The 21st century heralded an era of unprecedented growth and profitability for service providers (SPs) as they controlled both the network and the services (voice and messaging) consumed by their customers. Today, however, the market has been experiencing a fundamental shift. Growth in voice and messaging has become flat while there has been a tremendous growth in “data” traffic. Ironically, even as this traffic load is being borne by SPs, revenues are being siphoned off by Over The Top (OTT) application providers like Skype, Google and others. Additionally, SPs are facing new competition from technology companies who have traditionally played a partner role. A prime example is Microsoft, who has quietly become a significant provider of enterprise voice lines. Microsoft is aggressively targeting the same enterprise market revenue sources that service providers have been relying on for decades.
The communications industry is clearly undergoing a massive transformation, and one must consider which strategic direction to implement in order to execute a flawless model for 2014 and beyond. Although there is no “secret sauce” when it comes to building a strategy and the result ultimately lies in pure execution, there are components that determine an ideal position to drive winning more customers. In my opinion, every telecom company must focus on four strategic directions:
Cloud-based computing and virtualization have been one of the hottest areas in communications over the past decade, and as the technology matures, it is being used by many corporations worldwide. In order to build a world-class technology, one must examine lessons learned from previous introductions of technology insertion into the marketplace in order to optimize cost, capability and cycle time across the business. Below is my personal top 10 of some of do or dies in the cloud computing world, which can be used by network engineers in order to design and provide best in class products across the globe.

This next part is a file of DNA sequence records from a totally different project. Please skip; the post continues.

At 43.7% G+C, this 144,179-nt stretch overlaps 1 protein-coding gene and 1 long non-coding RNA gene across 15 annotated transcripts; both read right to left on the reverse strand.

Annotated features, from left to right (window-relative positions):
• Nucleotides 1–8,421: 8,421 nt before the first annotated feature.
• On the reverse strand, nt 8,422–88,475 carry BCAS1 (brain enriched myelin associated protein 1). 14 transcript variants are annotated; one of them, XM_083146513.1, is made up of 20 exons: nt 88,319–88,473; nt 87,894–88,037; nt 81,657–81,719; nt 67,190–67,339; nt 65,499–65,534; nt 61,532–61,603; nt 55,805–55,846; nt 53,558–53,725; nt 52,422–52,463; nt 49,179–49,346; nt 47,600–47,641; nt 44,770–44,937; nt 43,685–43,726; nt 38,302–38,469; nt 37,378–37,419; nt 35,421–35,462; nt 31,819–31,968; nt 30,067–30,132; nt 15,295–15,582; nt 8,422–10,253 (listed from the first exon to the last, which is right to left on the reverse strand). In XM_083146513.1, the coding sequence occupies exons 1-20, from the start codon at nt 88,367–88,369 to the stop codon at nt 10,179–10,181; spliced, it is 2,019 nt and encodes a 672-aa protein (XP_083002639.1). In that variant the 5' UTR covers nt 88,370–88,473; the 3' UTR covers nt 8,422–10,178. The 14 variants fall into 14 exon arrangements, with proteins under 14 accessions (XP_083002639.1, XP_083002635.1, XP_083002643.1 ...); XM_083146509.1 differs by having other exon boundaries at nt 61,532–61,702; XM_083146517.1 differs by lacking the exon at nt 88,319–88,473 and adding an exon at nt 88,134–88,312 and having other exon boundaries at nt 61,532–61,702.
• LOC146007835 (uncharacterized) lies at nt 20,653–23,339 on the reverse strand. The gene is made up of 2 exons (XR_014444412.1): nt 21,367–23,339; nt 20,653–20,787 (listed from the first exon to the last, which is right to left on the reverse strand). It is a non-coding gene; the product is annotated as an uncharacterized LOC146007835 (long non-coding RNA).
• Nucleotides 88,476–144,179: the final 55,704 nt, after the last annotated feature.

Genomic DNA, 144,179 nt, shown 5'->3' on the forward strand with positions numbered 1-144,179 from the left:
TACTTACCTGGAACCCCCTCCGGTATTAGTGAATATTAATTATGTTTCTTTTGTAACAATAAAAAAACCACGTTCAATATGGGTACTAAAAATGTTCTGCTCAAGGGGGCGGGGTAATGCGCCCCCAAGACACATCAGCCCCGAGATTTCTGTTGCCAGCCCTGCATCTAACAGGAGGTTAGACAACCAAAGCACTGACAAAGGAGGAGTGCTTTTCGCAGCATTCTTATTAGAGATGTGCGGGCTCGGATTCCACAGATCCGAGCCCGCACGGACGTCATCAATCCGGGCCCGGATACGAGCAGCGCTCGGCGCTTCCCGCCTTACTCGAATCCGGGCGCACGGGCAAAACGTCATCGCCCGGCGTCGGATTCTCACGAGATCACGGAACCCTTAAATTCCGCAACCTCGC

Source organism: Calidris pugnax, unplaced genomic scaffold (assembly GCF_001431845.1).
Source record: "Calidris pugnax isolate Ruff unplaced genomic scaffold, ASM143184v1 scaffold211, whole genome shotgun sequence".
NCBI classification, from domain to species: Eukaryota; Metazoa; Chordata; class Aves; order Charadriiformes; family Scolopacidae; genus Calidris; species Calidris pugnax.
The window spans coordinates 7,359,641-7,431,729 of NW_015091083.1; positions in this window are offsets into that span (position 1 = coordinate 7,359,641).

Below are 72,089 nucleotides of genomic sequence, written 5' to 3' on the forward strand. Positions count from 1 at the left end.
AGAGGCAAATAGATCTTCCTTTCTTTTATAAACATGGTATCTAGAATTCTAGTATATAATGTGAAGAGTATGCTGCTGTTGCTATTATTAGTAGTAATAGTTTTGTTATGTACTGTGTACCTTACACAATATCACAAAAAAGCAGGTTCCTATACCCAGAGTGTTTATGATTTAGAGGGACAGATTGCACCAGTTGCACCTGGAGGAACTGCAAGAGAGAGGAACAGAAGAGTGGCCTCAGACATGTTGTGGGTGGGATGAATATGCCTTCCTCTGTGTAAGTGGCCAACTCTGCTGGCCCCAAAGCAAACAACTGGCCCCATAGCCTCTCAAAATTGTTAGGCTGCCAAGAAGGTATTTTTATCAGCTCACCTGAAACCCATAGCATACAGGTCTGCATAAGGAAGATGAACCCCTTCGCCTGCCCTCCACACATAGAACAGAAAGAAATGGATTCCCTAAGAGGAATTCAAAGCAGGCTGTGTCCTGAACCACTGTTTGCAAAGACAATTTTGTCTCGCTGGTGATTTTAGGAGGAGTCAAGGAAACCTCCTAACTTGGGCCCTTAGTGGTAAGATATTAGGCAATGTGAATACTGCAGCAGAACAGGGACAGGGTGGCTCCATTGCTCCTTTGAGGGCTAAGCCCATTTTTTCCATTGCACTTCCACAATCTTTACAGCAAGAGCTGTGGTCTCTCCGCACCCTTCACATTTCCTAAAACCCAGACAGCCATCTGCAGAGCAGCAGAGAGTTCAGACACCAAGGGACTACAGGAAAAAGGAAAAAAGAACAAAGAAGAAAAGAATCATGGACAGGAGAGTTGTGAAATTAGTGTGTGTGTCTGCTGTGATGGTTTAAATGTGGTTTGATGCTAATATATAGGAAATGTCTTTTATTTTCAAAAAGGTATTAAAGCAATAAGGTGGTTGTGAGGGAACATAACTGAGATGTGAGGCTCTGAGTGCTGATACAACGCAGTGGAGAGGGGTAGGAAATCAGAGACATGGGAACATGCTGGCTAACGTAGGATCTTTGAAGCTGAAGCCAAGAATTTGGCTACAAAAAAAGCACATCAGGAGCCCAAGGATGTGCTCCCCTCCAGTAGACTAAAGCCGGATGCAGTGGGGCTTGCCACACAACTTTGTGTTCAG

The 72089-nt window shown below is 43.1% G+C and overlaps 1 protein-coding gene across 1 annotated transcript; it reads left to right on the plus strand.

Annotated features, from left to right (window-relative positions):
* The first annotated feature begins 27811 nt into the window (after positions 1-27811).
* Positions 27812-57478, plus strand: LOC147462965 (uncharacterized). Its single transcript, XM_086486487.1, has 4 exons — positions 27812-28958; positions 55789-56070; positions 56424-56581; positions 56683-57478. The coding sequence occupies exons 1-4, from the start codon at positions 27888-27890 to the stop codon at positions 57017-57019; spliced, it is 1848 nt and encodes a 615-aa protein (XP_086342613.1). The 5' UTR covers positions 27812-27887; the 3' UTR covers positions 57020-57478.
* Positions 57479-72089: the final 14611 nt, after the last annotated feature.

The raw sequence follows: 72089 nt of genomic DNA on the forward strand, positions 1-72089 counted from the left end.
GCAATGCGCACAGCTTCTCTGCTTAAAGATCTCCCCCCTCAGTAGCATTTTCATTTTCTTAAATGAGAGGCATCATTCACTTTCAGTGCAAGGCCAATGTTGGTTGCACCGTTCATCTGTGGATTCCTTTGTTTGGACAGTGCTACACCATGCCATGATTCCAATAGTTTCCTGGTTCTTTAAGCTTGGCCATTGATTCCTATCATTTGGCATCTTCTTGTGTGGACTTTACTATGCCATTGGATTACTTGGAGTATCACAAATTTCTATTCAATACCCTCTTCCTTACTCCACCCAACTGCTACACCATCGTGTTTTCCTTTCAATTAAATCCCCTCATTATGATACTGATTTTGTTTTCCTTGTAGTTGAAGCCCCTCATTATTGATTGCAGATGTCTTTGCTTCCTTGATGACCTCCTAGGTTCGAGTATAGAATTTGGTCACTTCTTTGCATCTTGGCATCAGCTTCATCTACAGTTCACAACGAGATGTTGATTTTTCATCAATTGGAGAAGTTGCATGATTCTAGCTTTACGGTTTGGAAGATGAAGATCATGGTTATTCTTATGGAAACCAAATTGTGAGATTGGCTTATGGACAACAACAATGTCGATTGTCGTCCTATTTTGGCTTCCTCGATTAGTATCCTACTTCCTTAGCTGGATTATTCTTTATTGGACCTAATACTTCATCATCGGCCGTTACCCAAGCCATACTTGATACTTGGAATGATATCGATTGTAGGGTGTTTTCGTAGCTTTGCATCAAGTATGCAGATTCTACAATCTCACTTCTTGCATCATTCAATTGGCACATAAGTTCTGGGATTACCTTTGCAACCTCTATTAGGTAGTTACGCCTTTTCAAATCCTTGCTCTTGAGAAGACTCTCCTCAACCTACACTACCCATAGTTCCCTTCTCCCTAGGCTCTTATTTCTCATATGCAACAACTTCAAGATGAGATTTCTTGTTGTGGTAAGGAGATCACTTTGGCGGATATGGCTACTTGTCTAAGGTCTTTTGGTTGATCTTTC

Consolidation is a good thing in the telecommunications industry – whether you’re a service provider or equipment maker. Combinations like Sprint-Nextel, AT&T-SBC, Verizon-MCI, Alcatel-Lucent and Siemens-Nokia are much needed because they soak up damaging overcapacity and enhance technological synergies.
As a follow-up to my blog of the top 10 Service Provider Challenges, I will offer my solutions that service providers can apply to ease their aches going into 2014, with basic solutions they can use to help drive increased revenue and solve some of the main and major pain points in the world of telecom and supporting enterprise, SMB and consumer customers.
Cellular data networks operators are faced with the significant challenge of increasing data usage and flat ARPU. The emergence and proliferation of smartphones and mobile devices are taxing the capacity of cellular networks, given the limited spectrum holding of the carriers and the associated channel bandwidth. A 100% growth of smartphones is projected by 2017, bringing the number of devices to 2.4B. At the same time, ARPU is projected to have a gap of more than 25% by 2017, compared to $150 today for quad services.
Given the significant transformation in the telecommunications industry and the reduction in both top line revenues and margins, I would like to present the top 10 challenges for Service Providers (SPs) going into 2014. I will follow this up with some suggested solutions in my next blog, including how to address these problems, increase reserves and free up some much needed cash.
Mobile and application services are the future of the internet. They will run on smart devices such as Mobile Internet Devices (MID) and smart phones. They will leverage an intelligent network, deploying solutions over an open and common platform.
Biometrics will play a major role in different industries, from medicine, science, robotics, engineering, manufacturing and all areas of vertical enterprise businesses.
Smartphones, in particular, help enable these services. Imagine an eye exam conducted by scanning your iris with your iPhone. Or an android app that can measure the effectiveness of a pill through a biometric chipset that dissolves when digested.
In the third and final chapter of this series, I explain how one can build a quantum computer in the 21st century in order to accommodate massive applications and large number crunching. Such a computer is paramount to handling big data across the globe, as well as addressing other quantum computing issues.